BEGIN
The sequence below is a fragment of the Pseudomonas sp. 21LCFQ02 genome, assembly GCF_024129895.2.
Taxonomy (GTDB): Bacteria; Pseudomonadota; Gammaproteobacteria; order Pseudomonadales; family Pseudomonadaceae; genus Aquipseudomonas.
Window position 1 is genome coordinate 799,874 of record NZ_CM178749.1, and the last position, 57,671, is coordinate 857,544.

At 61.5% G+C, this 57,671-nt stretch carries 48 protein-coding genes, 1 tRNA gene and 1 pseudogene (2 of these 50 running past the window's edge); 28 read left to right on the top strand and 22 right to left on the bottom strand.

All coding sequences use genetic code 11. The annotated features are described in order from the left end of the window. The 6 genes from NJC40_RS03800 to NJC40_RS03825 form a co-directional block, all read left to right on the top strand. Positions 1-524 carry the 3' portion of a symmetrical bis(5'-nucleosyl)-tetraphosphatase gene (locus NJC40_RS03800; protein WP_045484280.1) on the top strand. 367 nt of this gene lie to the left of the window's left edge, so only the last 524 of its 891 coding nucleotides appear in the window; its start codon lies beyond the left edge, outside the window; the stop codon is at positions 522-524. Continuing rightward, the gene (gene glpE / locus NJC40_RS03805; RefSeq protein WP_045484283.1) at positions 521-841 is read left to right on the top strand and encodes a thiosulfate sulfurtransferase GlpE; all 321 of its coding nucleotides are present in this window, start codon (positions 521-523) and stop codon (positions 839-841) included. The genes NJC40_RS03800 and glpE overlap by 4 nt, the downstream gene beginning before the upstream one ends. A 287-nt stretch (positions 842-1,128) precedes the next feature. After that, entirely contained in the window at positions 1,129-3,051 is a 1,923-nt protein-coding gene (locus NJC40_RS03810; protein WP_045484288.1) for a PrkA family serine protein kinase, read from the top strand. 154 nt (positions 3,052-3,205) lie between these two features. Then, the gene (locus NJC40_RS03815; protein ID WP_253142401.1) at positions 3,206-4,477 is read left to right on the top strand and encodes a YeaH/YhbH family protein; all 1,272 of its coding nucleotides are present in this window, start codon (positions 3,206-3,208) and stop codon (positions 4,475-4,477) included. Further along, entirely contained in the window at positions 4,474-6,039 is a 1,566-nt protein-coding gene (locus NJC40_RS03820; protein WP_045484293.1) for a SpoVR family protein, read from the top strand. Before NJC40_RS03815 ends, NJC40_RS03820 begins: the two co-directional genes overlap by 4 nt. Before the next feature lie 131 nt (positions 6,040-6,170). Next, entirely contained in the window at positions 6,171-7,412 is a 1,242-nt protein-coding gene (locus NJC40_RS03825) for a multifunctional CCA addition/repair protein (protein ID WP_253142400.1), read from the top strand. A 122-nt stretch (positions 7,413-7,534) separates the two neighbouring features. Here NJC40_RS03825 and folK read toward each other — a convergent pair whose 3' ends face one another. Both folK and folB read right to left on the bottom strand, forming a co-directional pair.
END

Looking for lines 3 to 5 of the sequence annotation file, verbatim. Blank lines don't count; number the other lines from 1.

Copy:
Window position 1 is genome coordinate 799,874 of record NZ_CM178749.1, and the last position, 57,671, is coordinate 857,544.

At 61.5% G+C, this 57,671-nt stretch carries 48 protein-coding genes, 1 tRNA gene and 1 pseudogene (2 of these 50 running past the window's edge); 28 read left to right on the top strand and 22 right to left on the bottom strand.

All coding sequences use genetic code 11. The annotated features are described in order from the left end of the window. The 6 genes from NJC40_RS03800 to NJC40_RS03825 form a co-directional block, all read left to right on the top strand. Positions 1-524 carry the 3' portion of a symmetrical bis(5'-nucleosyl)-tetraphosphatase gene (locus NJC40_RS03800; protein WP_045484280.1) on the top strand. 367 nt of this gene lie to the left of the window's left edge, so only the last 524 of its 891 coding nucleotides appear in the window; its start codon lies beyond the left edge, outside the window; the stop codon is at positions 522-524. Continuing rightward, the gene (gene glpE / locus NJC40_RS03805; RefSeq protein WP_045484283.1) at positions 521-841 is read left to right on the top strand and encodes a thiosulfate sulfurtransferase GlpE; all 321 of its coding nucleotides are present in this window, start codon (positions 521-523) and stop codon (positions 839-841) included. The genes NJC40_RS03800 and glpE overlap by 4 nt, the downstream gene beginning before the upstream one ends. A 287-nt stretch (positions 842-1,128) precedes the next feature. After that, entirely contained in the window at positions 1,129-3,051 is a 1,923-nt protein-coding gene (locus NJC40_RS03810; protein WP_045484288.1) for a PrkA family serine protein kinase, read from the top strand. 154 nt (positions 3,052-3,205) lie between these two features. Then, the gene (locus NJC40_RS03815; protein ID WP_253142401.1) at positions 3,206-4,477 is read left to right on the top strand and encodes a YeaH/YhbH family protein; all 1,272 of its coding nucleotides are present in this window, start codon (positions 3,206-3,208) and stop codon (positions 4,475-4,477) included. Further along, entirely contained in the window at positions 4,474-6,039 is a 1,566-nt protein-coding gene (locus NJC40_RS03820; protein WP_045484293.1) for a SpoVR family protein, read from the top strand. Before NJC40_RS03815 ends, NJC40_RS03820 begins: the two co-directional genes overlap by 4 nt. Before the next feature lie 131 nt (positions 6,040-6,170). Next, entirely contained in the window at positions 6,171-7,412 is a 1,242-nt protein-coding gene (locus NJC40_RS03825) for a multifunctional CCA addition/repair protein (protein ID WP_253142400.1), read from the top strand. A 122-nt stretch (positions 7,413-7,534) separates the two neighbouring features. Here NJC40_RS03825 and folK read toward each other — a convergent pair whose 3' ends face one another. Both folK and folB read right to left on the bottom strand, forming a co-directional pair.